Q13. Is the Town considering Fair Housing Act issues when doing the Study?


The Fair Housing Act is a law created to prevent discriminatory practices. The Town has supported and will continue to support the goals of the Fair Housing Act. As part of any project approval process, the Town will also require all applicants to certify that they will comply with all Federal, State and Local Fair Housing mandates.




Q14. Why doesn’t the “Townwide Existing Condition Report” include an evaluation of potential impacts of growth in the Northeast Corridor?


The “Townwide Existing Conditions Report” is an overview and analysis of the Town’s existing conditions. The purpose of the report is to document existing conditions and serve as a baseline for future planning efforts. The Northeast Corridor DGEIS is intended to evaluate potential impacts as well as identify potential mitigation of those impacts.




Q15. How is the Town coordinating its plans for the Northeast Corridor with neighboring municipalities?


Adjacent municipalities are considered “Involved Agencies” for SEQRA purposes. Through the SEQRA process, the Town has been and will continue to notify adjacent municipalities of the Northeast Corridor efforts and seek feedback as the law provides. In addition, there are several intersections outside of the Northeast Corridor that will be appropriately evaluated through the traffic impact study.




Q16. Is the Striker Property considered public or non-public for planning purposes?


The Striker property, located at 98 Conklin Road, Pomona, NY 10970, is considered publicly owned for planning purposes.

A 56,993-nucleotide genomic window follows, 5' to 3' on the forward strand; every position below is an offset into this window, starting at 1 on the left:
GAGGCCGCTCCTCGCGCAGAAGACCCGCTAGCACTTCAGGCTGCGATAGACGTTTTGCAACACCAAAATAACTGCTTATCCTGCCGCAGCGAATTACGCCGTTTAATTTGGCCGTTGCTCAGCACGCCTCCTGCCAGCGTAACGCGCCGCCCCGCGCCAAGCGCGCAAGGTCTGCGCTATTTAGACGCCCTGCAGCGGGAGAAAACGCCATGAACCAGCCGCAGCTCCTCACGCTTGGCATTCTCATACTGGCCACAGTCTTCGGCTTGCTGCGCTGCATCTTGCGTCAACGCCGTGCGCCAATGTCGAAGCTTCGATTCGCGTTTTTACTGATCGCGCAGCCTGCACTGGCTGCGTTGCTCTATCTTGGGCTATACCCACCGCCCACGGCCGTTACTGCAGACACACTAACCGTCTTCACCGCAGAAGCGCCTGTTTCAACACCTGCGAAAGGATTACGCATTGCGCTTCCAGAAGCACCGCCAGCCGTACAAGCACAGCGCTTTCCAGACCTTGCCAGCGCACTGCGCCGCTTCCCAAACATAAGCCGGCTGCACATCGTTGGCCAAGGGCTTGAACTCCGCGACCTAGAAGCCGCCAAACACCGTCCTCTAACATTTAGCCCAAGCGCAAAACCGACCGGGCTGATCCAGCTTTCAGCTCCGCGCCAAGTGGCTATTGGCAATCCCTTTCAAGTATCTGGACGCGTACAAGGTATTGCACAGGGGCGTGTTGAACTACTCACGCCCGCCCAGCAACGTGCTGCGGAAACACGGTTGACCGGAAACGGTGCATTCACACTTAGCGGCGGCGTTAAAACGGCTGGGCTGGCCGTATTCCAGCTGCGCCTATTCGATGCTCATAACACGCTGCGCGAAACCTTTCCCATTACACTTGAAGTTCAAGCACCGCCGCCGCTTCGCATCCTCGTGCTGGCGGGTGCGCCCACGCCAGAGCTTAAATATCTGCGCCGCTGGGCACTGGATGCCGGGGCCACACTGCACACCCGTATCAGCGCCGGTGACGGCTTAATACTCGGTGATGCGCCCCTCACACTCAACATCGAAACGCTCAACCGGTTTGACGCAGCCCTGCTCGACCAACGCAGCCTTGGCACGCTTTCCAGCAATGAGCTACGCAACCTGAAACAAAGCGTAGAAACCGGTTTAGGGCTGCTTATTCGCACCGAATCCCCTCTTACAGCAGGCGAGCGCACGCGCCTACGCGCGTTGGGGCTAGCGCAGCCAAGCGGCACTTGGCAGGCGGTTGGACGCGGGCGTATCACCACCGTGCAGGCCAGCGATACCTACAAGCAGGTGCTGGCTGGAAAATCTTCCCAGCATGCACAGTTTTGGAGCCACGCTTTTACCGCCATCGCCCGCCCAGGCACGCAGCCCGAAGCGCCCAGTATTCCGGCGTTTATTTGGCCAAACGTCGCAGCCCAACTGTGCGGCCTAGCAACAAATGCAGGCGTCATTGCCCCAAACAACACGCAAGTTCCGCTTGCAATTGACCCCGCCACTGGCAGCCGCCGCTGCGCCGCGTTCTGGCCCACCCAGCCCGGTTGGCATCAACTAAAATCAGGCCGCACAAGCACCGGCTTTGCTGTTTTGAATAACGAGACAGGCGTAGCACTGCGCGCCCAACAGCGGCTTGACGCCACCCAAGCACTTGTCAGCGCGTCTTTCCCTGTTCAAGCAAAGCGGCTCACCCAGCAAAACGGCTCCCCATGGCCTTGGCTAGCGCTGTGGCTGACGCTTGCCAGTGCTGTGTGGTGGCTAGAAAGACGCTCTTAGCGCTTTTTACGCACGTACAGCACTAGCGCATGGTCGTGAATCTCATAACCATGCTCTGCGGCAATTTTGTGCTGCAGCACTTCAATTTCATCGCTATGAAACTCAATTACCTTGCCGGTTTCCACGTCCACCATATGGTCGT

Q17. Does multiple family housing promote the goal of racial and economic justice in land use planning?


While Town Planning Professionals have so advised the Town in the Comprehensive Master Plan review, the link below to a recent New York Times article may provide a better understanding of this issue.

https://www.nytimes.com/2021/04/19/opinion/biden-zoning-social-justice.html




Q18. What is being considered for Town-owned properties referred to as Striker, Mowbray-Clark and 58A South Mountain Road?   Where can the public view any plans for these properties?


No plans have been currently identified for these properties.




Q19. When will documents be posted for public review?


The NRDP / DGEIS will be posted for public review once the Town Board has deemed the document adequate for commencing public review. There will be a formal public hearing and a public comment period following the public hearing in accordance with SEQR.




Q20. What zoning changes are being considered for the Northeast Area?


Zoning changes being considered include:

- Flexible Overlay Planned Unit Development option for larger parcels - New Mixed-Use District – Opp. Area A/B - Neighborhood Service District (existing district) – Opp. Area C